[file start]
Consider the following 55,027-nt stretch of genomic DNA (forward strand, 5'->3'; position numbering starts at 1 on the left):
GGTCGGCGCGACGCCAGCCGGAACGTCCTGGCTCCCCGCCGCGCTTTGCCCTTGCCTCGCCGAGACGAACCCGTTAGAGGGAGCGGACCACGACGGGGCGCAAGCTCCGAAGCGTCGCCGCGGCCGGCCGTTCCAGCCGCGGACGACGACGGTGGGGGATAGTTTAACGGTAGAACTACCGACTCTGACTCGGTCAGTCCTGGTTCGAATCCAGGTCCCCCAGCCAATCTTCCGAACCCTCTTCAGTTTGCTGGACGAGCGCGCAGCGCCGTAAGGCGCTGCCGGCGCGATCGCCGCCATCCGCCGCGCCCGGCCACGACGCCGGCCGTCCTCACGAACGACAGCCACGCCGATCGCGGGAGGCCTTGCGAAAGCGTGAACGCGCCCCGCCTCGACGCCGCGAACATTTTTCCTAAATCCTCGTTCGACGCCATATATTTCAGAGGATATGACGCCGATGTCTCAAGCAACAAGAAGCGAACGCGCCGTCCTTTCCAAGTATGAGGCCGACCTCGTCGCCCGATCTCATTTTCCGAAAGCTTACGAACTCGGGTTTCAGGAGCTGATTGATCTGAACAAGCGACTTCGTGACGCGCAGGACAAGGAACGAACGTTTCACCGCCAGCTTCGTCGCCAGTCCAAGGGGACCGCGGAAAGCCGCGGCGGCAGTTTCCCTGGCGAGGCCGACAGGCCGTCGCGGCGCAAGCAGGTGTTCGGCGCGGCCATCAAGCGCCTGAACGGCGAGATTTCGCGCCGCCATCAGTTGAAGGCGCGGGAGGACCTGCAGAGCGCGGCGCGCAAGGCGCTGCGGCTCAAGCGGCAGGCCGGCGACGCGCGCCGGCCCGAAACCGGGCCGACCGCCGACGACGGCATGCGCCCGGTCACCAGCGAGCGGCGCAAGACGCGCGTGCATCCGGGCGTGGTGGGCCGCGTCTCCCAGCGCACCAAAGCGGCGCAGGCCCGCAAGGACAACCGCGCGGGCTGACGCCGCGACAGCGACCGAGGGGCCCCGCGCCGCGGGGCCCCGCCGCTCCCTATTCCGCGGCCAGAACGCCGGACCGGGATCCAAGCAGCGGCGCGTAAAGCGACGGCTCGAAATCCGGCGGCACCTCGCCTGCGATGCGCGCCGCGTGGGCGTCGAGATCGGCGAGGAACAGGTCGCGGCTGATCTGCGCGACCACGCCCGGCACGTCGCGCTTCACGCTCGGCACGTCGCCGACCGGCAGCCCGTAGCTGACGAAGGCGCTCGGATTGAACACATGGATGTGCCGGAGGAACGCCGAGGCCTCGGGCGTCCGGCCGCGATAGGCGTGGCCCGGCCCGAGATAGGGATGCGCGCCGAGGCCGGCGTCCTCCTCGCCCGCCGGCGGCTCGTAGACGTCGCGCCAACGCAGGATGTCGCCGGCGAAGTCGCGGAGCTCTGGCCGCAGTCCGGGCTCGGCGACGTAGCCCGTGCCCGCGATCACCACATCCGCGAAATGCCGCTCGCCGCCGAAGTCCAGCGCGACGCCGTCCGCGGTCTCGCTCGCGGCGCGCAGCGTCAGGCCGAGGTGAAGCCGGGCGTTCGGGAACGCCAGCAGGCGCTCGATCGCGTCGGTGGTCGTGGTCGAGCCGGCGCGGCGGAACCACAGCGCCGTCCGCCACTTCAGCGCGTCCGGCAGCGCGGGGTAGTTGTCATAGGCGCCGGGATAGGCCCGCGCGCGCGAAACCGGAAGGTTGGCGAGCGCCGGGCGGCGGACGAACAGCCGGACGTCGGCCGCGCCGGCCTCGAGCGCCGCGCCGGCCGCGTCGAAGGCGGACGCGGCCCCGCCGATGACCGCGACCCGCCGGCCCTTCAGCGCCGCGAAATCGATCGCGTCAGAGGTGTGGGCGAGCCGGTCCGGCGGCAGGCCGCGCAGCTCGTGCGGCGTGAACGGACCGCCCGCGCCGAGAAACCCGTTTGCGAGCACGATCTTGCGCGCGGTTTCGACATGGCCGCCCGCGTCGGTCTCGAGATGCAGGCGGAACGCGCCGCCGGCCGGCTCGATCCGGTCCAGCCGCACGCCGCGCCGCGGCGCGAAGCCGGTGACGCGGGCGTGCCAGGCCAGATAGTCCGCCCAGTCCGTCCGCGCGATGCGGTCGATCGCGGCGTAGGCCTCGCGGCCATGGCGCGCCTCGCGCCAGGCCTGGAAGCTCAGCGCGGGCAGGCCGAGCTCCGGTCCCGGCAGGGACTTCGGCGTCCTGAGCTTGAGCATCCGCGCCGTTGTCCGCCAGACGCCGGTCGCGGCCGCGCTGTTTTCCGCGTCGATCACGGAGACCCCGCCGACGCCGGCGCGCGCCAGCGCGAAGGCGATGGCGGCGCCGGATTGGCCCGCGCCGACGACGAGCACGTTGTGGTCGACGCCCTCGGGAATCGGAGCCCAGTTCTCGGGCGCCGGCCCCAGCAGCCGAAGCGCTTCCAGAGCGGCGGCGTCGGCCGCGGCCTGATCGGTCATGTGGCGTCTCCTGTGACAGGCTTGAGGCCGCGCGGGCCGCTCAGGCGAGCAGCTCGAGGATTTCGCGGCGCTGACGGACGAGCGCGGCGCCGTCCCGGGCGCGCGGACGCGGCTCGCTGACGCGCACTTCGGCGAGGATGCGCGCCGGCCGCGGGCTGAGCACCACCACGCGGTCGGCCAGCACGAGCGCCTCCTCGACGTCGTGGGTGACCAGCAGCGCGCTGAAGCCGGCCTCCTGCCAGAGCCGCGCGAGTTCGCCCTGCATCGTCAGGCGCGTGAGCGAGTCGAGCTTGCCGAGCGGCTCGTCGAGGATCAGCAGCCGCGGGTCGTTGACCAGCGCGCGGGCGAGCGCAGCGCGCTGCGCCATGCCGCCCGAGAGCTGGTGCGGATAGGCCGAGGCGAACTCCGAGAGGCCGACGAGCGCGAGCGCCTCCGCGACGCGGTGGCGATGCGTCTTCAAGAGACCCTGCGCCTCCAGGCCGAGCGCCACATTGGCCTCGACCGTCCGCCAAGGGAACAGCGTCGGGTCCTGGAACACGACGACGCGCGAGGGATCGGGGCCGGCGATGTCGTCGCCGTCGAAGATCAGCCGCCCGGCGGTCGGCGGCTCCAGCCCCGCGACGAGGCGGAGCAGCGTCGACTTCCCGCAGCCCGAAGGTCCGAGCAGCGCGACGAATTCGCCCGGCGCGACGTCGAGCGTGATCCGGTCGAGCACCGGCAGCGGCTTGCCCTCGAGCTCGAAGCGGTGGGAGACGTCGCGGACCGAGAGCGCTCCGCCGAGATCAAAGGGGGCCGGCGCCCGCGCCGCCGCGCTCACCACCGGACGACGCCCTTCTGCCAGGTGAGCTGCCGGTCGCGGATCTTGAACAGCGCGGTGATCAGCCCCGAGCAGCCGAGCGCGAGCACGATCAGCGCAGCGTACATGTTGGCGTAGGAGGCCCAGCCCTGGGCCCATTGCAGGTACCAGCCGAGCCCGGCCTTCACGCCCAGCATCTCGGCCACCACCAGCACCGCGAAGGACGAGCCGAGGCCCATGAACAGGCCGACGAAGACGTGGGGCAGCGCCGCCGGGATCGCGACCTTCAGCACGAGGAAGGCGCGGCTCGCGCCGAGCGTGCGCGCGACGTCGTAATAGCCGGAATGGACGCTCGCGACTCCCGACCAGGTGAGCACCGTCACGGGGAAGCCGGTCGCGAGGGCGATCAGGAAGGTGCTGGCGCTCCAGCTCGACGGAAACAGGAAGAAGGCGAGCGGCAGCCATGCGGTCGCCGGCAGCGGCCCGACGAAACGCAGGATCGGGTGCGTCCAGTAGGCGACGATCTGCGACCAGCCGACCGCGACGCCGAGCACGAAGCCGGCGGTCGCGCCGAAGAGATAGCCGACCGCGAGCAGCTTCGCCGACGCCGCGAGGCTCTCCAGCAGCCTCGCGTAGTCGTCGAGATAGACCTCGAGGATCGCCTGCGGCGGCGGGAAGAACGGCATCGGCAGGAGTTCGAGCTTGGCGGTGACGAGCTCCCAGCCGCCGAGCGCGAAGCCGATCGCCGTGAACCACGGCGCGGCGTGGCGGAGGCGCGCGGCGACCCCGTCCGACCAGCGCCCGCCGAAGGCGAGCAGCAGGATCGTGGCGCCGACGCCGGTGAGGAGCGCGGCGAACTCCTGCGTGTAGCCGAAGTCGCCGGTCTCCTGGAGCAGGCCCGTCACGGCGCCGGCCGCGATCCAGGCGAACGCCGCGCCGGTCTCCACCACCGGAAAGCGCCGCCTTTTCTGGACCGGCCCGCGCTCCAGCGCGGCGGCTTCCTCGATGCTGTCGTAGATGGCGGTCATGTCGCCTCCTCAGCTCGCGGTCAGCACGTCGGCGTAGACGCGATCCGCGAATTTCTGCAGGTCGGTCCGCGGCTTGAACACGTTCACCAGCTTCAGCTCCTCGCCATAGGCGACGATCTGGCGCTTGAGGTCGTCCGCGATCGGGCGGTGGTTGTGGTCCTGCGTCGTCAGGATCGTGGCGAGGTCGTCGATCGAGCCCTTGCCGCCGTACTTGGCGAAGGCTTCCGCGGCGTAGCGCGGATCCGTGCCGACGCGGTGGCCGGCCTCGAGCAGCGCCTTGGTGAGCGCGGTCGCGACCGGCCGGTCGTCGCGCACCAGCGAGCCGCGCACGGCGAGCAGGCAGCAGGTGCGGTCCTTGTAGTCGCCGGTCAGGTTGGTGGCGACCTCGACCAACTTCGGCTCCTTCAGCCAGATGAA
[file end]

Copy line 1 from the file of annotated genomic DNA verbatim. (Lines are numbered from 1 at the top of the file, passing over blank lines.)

Consider the following 55,027-nt stretch of genomic DNA (forward strand, 5'->3'; position numbering starts at 1 on the left):